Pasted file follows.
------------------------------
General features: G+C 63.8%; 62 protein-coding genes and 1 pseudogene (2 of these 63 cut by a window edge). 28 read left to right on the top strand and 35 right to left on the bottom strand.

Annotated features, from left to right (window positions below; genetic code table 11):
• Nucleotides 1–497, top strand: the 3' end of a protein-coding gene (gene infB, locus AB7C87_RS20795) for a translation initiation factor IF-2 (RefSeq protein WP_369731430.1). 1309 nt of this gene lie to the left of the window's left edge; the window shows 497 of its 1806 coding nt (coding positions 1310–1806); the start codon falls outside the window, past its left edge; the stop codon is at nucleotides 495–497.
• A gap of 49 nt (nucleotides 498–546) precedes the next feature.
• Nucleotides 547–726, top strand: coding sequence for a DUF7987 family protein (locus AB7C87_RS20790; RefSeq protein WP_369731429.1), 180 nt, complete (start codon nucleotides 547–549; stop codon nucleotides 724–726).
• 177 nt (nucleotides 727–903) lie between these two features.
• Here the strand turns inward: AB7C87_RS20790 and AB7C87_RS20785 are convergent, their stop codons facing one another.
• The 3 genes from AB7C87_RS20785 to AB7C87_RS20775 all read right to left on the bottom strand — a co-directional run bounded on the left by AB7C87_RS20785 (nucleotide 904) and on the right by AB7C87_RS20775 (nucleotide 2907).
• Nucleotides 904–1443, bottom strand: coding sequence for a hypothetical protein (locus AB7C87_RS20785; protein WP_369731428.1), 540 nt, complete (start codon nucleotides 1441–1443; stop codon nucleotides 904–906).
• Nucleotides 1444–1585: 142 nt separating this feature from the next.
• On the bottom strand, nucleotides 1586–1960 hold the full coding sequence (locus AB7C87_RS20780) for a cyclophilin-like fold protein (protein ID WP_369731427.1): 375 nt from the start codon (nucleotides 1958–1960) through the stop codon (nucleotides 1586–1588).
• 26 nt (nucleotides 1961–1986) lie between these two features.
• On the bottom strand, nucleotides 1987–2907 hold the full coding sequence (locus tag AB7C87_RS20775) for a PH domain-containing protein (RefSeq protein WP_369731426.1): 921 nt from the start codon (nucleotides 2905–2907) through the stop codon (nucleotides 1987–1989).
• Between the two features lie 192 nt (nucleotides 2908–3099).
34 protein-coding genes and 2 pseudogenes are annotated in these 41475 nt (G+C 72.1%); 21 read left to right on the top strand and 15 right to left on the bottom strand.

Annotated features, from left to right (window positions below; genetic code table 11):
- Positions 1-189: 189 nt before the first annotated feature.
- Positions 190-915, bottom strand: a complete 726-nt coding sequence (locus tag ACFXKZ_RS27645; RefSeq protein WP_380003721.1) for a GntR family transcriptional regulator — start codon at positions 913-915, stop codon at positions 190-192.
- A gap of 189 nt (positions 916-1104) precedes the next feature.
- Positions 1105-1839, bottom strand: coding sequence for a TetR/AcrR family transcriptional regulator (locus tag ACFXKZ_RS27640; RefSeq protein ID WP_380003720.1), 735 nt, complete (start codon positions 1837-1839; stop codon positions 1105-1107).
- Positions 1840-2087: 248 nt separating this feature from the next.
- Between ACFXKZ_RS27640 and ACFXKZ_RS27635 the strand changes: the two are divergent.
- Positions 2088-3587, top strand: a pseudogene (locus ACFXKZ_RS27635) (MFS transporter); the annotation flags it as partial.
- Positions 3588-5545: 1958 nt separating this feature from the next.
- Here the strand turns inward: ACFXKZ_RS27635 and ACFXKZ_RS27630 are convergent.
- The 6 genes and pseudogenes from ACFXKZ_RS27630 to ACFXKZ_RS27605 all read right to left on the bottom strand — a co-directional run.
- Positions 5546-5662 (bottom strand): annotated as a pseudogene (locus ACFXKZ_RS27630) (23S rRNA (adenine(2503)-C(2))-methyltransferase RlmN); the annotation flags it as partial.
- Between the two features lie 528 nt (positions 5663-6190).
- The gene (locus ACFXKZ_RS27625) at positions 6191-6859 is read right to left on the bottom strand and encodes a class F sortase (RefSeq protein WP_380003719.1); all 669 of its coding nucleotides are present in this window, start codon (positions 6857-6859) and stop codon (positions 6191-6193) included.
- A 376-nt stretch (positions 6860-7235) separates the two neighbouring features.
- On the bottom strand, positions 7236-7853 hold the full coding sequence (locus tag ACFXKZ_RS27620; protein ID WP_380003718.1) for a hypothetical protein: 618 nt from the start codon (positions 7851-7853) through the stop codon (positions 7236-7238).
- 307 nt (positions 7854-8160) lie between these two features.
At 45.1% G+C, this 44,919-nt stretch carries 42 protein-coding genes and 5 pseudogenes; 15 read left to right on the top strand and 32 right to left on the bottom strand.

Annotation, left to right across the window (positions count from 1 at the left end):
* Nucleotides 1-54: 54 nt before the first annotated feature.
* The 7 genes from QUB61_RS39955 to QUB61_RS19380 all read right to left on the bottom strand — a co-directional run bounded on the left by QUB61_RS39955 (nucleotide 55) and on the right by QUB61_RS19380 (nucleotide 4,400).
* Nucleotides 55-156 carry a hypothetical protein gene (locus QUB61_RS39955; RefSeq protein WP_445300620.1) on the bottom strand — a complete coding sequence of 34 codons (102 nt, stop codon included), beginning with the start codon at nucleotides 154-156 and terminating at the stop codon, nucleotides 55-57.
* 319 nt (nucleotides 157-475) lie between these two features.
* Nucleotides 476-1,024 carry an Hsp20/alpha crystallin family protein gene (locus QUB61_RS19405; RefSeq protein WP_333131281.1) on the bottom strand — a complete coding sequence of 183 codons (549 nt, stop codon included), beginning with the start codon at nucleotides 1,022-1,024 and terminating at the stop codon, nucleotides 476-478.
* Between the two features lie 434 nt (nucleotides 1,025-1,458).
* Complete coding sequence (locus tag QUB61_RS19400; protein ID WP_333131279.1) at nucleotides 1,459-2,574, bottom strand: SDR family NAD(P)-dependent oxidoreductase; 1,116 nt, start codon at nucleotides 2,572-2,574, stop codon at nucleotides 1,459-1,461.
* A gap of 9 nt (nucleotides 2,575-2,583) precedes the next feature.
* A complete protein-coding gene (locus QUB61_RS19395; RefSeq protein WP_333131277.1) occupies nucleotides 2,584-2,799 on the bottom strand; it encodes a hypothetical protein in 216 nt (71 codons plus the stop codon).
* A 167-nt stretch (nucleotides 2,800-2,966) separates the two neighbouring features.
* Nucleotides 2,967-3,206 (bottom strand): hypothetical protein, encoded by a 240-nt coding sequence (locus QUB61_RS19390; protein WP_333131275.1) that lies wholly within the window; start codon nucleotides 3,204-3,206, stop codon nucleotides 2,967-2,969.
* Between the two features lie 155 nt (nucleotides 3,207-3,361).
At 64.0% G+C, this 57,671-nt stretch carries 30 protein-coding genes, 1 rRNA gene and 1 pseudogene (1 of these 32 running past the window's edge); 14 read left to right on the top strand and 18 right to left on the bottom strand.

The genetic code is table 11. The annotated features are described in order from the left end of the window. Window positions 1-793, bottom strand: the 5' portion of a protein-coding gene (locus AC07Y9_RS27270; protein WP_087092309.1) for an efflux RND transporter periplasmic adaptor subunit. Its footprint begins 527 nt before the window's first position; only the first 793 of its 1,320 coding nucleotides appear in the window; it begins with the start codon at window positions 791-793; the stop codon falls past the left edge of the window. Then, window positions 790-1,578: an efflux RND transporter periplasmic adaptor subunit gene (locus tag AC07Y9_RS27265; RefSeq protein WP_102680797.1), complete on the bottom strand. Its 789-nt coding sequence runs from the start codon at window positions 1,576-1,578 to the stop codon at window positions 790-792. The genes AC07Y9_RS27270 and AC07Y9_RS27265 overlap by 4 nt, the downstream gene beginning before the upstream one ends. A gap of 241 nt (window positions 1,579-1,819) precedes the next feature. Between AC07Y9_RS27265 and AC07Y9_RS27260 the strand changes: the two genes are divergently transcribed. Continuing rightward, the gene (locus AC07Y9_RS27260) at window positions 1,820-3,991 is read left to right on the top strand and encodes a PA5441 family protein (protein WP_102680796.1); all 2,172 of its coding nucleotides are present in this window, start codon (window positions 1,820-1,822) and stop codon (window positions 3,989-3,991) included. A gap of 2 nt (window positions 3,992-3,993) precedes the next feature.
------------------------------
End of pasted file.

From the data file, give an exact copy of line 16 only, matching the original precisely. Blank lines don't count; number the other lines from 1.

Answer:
Annotated features, from left to right (window positions below; genetic code table 11):